Ultimately, the most reliable method to be removed from the list is to wait out the five-year period. During this time, adjusting your business practices to handle higher processing fees is wise. It’s also important to minimize risks to prevent restarting the five-year countdown due to another account termination.

Chargebacks 101: Understanding the Four Chargeback Types

Your Problem May Be Chargebacks

If your business is placed on the MATCH list, you need to know why it happened before you can address the situation. Excessive chargebacks are the primary reason businesses are put on the list. The exact figure may vary by network and acquirer, but a chargeback ratio higher than 1% can trigger warnings, account closure and MATCH listing.

If chargebacks are the reason for a MATCH status – or if a business isn't on MATCH but its chargeback ratio is rising – the business must understand why it has so many chargebacks. Inadequate product descriptions, shipping problems or unfamiliar descriptors on credit card statements can spur chargebacks. Typically, though, the main reason is fraud. That can come as a surprise to owners of small or new businesses.

Chargeback Types That Lead to MATCH Listings

These are the four chargeback types that can land your business on the MATCH list:

  1. Criminal fraud. Cardholders who are victims of account takeover (ATO) or some other type of card-not-present (CNP) fraud often file a dispute with their credit card company when they discover the issue.
  2. Consumer disputes. In some cases, customers make honest mistakes and file a dispute for any number of reasons, such as not recognizing the company’s name on their statement or forgetting about a recurring charge, such as a subscription. Instead of contacting the business directly, consumers contest the charge directly with their card issuer.
  3. Authorization issues. When businesses don’t obtain proper authorization for a transaction, don’t submit a valid authorization approval, or don’t submit a verifiable authorization, they may be subject to a chargeback from their credit card partner.
  4. Processing errors. Sometimes, cardholders don’t dispute a purchase, but they do claim that the business didn’t fulfill their end of the transaction. These types of processing errors include:

  • A cardholder authorized a transaction but didn’t receive the goods or services from the business.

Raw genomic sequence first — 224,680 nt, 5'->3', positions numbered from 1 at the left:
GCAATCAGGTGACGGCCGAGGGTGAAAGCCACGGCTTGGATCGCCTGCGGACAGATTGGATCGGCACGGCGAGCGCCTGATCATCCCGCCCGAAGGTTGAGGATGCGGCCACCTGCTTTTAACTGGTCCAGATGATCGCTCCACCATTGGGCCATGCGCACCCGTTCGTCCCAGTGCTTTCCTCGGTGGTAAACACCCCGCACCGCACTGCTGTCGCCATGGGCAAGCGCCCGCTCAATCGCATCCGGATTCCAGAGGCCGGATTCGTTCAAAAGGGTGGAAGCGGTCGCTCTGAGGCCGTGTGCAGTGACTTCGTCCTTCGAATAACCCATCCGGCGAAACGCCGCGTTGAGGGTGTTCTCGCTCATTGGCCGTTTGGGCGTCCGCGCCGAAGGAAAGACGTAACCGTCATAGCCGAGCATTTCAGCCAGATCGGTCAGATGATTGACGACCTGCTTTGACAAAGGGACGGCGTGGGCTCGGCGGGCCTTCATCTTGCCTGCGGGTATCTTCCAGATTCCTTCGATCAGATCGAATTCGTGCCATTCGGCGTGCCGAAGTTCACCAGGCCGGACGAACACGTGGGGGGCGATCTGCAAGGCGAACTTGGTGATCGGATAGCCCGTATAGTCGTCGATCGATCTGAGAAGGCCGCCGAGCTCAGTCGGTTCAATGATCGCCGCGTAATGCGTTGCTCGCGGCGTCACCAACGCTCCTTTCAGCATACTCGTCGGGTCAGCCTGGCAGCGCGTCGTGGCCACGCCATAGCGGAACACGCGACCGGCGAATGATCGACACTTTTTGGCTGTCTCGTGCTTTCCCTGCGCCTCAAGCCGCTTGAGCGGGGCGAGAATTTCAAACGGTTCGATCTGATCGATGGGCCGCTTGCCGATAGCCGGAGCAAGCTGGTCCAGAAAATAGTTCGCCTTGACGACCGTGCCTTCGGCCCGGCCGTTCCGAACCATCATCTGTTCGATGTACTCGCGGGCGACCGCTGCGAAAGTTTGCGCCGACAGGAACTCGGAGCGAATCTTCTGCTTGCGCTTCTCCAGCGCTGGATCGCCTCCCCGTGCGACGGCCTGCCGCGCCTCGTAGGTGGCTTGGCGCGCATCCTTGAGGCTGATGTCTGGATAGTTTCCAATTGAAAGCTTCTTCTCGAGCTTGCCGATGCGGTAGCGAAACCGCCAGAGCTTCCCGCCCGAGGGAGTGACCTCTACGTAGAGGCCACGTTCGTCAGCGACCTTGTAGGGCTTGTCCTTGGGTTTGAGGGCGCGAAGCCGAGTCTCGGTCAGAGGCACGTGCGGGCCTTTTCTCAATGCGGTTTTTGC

• The consumer cancels a recurring transaction, but the business doesn’t process the cancellation.
  • A transaction charge was processed more than once.
  • A customer returns an order, but the business doesn’t refund the credit card.
  • The transaction amount the business submits differs from the amount the cardholder agreed to.

Aside from chargebacks, there are a dozen other reasons that can also result in a business landing on MATCH, including data compromise, business fraud convictions, money laundering, bankruptcy and PCI-DSS noncompliance. Here is a list of examples from Mastercard:


MATCH Reason Code Description
01 Account Data Compromise
An occurrence that results, directly or indirectly, in the unauthorized access to or disclosure of Account data.
02 Common Point of Purchase (CPP)
Account data is stolen at the Merchant and then used for fraudulent purchases at other Merchant locations.
03 Laundering
The Merchant was engaged in laundering activity. Laundering means that a Merchant presented to its Acquirer Transaction records that were not valid Transactions for sales of goods or services between that Merchant and a bona fide Cardholder.
04 Excessive Chargebacks
With respect to a Merchant reported by a Mastercard Acquirer, the number of Mastercard chargebacks in any single month exceeded 1% of the number of Mastercard sales Transactions in that month, and those chargebacks totaled USD 5,000 or more.

With respect to a merchant reported by an American Express acquirer (ICA numbers 102 through 125), the merchant exceeded the chargeback thresholds of American Express, as determined by American Express.
05 Excessive Fraud
The Merchant effected fraudulent Transactions of any type (counterfeit or otherwise) meeting or exceeding the following minimum reporting Standard: the Merchant’s fraud-to-sales dollar volume ratio was 8% or greater in a calendar month, and the Merchant effected 10 or more fraudulent Transactions totaling USD 5,000 or more in that calendar month.
08 Mastercard Questionable Merchant Audit Program